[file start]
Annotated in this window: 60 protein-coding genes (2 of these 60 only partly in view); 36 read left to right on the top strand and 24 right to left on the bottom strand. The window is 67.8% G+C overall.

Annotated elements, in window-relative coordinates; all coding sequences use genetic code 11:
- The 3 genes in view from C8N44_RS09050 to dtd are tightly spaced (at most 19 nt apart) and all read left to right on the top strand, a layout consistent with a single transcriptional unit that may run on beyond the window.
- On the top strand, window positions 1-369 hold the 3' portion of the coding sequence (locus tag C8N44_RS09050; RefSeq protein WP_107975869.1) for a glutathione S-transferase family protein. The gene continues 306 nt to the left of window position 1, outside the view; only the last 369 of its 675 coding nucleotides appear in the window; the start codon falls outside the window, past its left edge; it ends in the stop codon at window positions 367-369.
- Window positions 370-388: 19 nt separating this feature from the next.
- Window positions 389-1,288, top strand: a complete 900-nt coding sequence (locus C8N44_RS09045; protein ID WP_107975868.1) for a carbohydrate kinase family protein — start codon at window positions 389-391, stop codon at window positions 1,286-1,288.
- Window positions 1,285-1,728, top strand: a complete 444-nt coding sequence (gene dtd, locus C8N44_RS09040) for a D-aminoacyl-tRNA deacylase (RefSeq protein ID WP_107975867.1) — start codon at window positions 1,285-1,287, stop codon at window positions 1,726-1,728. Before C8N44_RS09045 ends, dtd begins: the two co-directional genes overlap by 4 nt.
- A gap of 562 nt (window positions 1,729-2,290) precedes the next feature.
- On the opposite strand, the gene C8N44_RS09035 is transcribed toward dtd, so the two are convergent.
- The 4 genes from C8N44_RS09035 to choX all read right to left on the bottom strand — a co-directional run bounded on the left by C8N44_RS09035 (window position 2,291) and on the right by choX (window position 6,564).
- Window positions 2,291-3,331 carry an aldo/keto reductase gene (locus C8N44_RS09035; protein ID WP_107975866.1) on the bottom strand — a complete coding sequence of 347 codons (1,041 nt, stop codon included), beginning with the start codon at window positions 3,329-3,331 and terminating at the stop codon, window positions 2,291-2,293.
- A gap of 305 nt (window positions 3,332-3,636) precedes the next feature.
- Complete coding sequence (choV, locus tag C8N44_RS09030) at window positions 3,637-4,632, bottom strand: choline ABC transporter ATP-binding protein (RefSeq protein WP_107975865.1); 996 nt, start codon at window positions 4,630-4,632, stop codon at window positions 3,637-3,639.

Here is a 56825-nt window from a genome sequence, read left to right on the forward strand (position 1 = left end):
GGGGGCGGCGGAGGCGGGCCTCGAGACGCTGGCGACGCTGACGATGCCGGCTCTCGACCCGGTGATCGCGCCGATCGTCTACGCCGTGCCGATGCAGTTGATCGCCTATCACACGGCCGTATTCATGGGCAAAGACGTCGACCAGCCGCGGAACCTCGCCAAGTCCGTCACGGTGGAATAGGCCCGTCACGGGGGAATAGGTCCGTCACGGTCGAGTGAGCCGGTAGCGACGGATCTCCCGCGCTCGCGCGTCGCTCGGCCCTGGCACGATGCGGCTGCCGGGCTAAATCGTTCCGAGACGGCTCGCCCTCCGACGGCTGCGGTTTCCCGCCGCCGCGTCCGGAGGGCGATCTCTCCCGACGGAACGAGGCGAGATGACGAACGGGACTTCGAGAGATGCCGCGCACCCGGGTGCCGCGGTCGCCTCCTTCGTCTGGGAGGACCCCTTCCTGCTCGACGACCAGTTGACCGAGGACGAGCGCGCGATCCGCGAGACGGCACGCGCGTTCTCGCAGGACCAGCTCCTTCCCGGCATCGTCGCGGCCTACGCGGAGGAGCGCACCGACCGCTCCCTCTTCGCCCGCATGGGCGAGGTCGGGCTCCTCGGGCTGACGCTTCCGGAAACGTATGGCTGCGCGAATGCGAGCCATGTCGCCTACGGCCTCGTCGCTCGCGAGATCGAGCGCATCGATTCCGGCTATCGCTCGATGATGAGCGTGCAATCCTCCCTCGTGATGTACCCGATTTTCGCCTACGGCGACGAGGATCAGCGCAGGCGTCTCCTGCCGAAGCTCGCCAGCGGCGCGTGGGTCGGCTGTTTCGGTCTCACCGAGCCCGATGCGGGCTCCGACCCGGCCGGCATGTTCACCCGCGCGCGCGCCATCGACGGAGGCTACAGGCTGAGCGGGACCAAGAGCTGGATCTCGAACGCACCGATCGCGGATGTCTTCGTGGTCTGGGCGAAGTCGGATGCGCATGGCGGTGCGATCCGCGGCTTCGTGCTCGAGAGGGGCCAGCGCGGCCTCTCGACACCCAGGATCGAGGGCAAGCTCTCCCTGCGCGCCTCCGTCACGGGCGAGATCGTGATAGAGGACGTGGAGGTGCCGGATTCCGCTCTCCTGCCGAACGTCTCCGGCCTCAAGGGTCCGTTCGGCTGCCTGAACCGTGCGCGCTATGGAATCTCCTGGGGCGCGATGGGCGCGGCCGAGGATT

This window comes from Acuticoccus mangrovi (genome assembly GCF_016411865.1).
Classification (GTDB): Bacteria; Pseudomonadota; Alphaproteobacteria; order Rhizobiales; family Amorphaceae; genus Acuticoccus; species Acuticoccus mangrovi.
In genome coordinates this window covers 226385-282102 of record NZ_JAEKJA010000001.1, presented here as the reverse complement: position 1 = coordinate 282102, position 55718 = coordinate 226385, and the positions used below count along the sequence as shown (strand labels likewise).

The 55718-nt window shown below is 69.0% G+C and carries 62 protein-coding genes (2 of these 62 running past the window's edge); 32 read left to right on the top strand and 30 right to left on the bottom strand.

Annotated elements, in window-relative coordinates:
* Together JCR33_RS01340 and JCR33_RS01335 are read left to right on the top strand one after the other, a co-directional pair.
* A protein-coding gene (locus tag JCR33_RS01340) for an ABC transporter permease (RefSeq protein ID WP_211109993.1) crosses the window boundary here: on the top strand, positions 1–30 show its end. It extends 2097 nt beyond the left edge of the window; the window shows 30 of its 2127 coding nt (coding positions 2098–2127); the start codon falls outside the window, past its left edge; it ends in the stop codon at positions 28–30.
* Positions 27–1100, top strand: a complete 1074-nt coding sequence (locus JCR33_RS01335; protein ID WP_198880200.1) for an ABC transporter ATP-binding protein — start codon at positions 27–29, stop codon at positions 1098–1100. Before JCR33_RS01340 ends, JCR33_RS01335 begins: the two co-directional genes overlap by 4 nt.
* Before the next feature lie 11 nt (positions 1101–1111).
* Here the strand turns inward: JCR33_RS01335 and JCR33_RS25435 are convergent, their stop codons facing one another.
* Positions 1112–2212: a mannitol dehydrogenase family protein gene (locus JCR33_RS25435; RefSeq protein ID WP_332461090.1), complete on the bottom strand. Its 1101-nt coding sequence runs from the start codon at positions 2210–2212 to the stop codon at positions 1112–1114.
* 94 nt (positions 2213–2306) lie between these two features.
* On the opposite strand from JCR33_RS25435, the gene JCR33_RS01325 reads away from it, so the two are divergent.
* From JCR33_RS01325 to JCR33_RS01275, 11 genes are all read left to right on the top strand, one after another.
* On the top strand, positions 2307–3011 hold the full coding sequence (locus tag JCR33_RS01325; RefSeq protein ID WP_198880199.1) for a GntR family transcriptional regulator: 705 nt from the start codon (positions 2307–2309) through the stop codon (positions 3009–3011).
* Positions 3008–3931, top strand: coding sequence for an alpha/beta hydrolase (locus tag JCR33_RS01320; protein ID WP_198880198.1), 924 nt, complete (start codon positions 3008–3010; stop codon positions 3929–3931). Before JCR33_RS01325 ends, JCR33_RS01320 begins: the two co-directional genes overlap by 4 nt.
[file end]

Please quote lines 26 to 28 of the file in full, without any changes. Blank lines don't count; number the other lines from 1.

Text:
* Positions 1112–2212: a mannitol dehydrogenase family protein gene (locus JCR33_RS25435; RefSeq protein ID WP_332461090.1), complete on the bottom strand. Its 1101-nt coding sequence runs from the start codon at positions 2210–2212 to the stop codon at positions 1112–1114.
* 94 nt (positions 2213–2306) lie between these two features.
* On the opposite strand from JCR33_RS25435, the gene JCR33_RS01325 reads away from it, so the two are divergent.